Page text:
I couldn't see that yesterday. I was trying really hard to. Flipping through my journal, lamenting how seemingly slow I've been growing spiritually over the past nine weeks compared to my nine weeks at Ellerslie, it was *really* hard to see.

But that was because I was trying to see spiritual growth with human eyes. Ummm….sorry, Liza, it just doesn't work that way.

It wasn't until I broke down (literally and figuratively) and begged Jesus to just show what He's done for me in the past nine weeks that the veil was pulled back and I really, truly saw.

Restored and rebuilt relationships
Seeds of faith planted and watered
Hearts turned toward the needs of the helpless and vulnerable
Order and peace restored to chaos
A family becoming more united in purpose and practice
Children loved and cared for in time of need
Families ministered to
Ministry opportunities opened up
Encouragement given and received

All these blessings because of obedience. And I couldn't see it. Not on my own power. I needed Jesus. Surprise, surprise.

It's been nine weeks since my plane touched down in Charlottesville Airport, marking what I *thought*  was the end of my adventure with Jesus in the mountains of Colorado - which, in a way, it was.

But it was really the beginning of an even greater story that is just now beginning to unfold. And now, looking at this little life of mine with the eyes of my loving Jesus, I can see it.

Something aches deep in me when I think about how much I still miss my sisters and brothers and my second "home" in Colorado….but now, more than ever, I can SEE with the eyes of my heart why Jesus has me right here, right now.

It's been nine weeks, and the journey has just begun.

So, when I go back to Ellerslie, and if I meet a Basic student who is struggling with leaving, I'll probably say, "Oh, but the next nine weeks will be even better", and then smile to myself as they give that, "Yeah, right" look. It might take a while, but they'll see it too.

all photos taken by me

"But now, thus says the Lord, who created you, O Jacob, and He who formed you, O Israel: “Fear not, for I have redeemed you; I have called you by your name; you are Mine. When you pass through the waters, I will be with you; and through the rivers, they shall not overflow you. When you walk through the fire, you shall not be burned, nor shall the flame scorch you. For I am the Lord your God, the Holy One of Israel, your Savior...Since you were precious in My sight, you have been honored, and I have loved you;...Fear not, for I am with you."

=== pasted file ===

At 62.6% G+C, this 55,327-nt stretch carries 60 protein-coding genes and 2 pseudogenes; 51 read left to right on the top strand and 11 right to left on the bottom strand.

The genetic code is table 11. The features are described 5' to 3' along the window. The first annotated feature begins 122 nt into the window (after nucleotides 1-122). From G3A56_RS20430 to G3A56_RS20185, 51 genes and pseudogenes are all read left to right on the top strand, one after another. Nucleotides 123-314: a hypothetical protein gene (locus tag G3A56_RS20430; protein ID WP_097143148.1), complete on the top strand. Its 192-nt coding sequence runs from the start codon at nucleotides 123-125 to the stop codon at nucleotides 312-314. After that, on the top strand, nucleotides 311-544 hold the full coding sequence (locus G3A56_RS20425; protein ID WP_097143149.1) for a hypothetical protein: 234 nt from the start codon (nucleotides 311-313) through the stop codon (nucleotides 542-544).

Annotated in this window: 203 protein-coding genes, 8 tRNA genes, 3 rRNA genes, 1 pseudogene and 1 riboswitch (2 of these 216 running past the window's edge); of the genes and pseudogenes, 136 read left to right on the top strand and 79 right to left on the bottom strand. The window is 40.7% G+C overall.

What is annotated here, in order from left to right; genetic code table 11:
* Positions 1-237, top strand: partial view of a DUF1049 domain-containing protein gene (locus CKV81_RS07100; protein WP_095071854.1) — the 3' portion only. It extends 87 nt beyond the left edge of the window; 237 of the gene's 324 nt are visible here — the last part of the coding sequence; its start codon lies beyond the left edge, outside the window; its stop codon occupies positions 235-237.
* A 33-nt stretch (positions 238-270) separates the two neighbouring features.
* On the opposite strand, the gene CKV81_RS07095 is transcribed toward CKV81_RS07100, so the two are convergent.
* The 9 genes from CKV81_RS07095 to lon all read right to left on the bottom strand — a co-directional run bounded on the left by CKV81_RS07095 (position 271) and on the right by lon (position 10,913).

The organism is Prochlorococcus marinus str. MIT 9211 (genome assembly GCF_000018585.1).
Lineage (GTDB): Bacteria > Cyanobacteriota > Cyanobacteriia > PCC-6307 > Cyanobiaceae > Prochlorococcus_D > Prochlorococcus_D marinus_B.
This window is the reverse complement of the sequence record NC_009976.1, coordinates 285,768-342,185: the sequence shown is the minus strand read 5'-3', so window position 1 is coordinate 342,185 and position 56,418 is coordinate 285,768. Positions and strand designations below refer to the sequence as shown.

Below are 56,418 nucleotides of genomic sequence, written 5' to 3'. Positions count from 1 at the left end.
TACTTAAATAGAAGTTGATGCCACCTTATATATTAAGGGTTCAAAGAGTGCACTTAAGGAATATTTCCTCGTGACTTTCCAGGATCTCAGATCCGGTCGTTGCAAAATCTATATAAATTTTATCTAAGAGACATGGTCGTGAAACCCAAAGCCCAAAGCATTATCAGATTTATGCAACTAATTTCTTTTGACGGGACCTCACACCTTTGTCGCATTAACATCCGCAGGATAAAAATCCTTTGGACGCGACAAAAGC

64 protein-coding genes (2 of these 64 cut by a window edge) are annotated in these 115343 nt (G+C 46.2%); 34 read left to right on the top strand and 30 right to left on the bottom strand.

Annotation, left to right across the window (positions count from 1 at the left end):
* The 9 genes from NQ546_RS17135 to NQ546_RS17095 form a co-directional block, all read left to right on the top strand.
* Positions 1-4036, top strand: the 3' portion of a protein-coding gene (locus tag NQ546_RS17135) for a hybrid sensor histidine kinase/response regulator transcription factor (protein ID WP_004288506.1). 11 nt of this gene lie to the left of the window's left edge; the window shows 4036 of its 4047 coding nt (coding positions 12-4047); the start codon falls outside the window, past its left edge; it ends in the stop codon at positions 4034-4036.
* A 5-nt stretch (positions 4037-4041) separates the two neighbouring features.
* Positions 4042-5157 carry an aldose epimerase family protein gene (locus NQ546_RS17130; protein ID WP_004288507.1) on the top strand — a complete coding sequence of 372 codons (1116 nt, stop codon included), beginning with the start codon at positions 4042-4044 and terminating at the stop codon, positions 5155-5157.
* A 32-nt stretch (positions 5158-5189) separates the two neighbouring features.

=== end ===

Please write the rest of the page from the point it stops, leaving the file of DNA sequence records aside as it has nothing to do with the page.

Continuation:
{Isaiah 43:1-5}

Wednesday, October 16, 2013


Susannah: "Matthew, make sure you're coloring in the lines."
Matthew: "I am coloring in the lines."
Matthew: "Why did you ask if I-I-WHY did you SAY that? I ALWAYS color in the lines because I'm an artist."

Friday, October 11, 2013

take my life and let it be.

When Paul said he died daily - I think he meant that he died daily. Not weekly. Not monthly. Not once in his lifetime. DAILY. In fact, knowing Paul, he could easily have said "hourly" or "moment by moment" with the exact same effect.

It's easy to say, "Lord, You take my life" and then as soon as we start to think we have idea of what His plan might be, we jump back into control and forget all about the dying part. The surrendering of our plans, our ideas, our actions to Him. The uncertainty of the unknown that comes when you let Someone else have the reins.

So I take a step back. I look at what the Lord is doing and say, "He ALONE does wondrous things" and then I have to let Him keep doing those wondrous things without interference from pesky little know-it-all me. The fact that He's stepped down into this life of mine should be enough.

Here I stand. I'm still a sinner. I'm in the Refiner's fire. I'm beginning to see what a glorious horizon is glimmering ahead, but the task at hand is to glory in the haze of the twilight between the dawn and the sunrise. It's beautiful here too, and it's even more beautiful because it's the exact spot where He wants me to be.

Here I am - rededicating this life to the Great Author. Handing back the pen with a sheepish grin as I admit I was trying to be in charge again. Oh, Jesus, how thankful I am that Your mercies are new every morning!

Take my life and let it be
Consecrated, Lord, to Thee.
Take my moments and my days,
Let them flow in ceaseless praise,
Let them flow in ceaseless praise.

Take my hands and let them move
At the impulse of Thy love.
Take my feet and let them be
Swift and beautiful for Thee,
Swift and beautiful for Thee.

Take my voice and let me sing,
Always, only for my King.
Take my lips and let them be
Filled with messages from Thee,
Filled with messages from Thee.

Take my silver and my gold,
Not a mite would I withhold.
Take my intellect and use
Every pow’r as Thou shalt choose,
Every pow'r as Thou shalt choose.

Take my will and make it Thine,
It shall be no longer mine.
Take my heart, it is Thine own,
It shall be Thy royal throne,
It shall be Thy royal throne.

Take my love, my Lord, I pour
At Thy feet its treasure store.
Take myself and I will be
Ever, only, all for Thee,
Ever, only all for Thee.

Thursday, October 10, 2013

when His Little Feet came to Charlottesville.

Once upon a time, a girl and her dad went out to Colorado. He was there for a business trip, she was there to look at a "school" she wanted to attend in the near future.

While she was visiting the school, a team of adults from a group called "His Little Feet" - a ministry based out the same school - gave a brief orientation meeting to the students currently attending the school on how to talk to and treat the children from His Little Feet who would be arriving the next day.